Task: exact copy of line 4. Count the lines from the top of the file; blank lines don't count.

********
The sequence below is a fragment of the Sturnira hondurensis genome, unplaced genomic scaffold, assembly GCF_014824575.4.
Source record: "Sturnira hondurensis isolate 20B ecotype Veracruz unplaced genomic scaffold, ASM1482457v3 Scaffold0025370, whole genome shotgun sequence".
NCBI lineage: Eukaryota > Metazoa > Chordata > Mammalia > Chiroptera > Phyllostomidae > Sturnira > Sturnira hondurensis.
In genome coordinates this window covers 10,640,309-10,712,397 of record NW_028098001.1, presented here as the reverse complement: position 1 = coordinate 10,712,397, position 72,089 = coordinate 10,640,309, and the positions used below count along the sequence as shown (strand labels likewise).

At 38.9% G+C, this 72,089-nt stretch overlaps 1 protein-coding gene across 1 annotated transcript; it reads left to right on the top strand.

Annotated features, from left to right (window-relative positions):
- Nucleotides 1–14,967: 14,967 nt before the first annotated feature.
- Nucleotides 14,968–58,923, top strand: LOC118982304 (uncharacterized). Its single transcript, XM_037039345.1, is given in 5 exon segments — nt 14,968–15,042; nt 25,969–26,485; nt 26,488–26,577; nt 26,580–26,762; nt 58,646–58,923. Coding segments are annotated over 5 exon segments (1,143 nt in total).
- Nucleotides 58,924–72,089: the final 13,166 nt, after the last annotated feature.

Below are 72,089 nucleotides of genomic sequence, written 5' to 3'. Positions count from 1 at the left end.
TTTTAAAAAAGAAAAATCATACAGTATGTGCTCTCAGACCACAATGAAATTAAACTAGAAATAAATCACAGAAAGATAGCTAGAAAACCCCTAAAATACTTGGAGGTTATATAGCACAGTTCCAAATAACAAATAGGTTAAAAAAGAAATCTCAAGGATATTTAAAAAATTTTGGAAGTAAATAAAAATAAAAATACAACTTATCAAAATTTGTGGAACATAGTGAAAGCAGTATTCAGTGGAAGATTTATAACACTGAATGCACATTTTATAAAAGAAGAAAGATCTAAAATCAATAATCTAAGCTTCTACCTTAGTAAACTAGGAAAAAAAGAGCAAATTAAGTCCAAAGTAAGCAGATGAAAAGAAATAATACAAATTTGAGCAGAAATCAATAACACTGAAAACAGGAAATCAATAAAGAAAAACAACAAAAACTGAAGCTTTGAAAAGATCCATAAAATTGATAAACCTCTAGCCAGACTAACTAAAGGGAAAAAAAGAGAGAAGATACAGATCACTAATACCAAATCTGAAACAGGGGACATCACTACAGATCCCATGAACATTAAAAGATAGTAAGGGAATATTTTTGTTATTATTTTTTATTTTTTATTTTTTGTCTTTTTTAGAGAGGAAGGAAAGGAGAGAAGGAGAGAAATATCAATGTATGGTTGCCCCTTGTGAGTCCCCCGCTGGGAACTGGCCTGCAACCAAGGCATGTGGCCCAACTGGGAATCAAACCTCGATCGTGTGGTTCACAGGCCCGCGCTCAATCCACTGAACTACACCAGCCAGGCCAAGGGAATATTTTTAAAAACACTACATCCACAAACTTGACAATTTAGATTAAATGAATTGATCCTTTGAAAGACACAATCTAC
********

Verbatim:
In genome coordinates this window covers 10,640,309-10,712,397 of record NW_028098001.1, presented here as the reverse complement: position 1 = coordinate 10,712,397, position 72,089 = coordinate 10,640,309, and the positions used below count along the sequence as shown (strand labels likewise).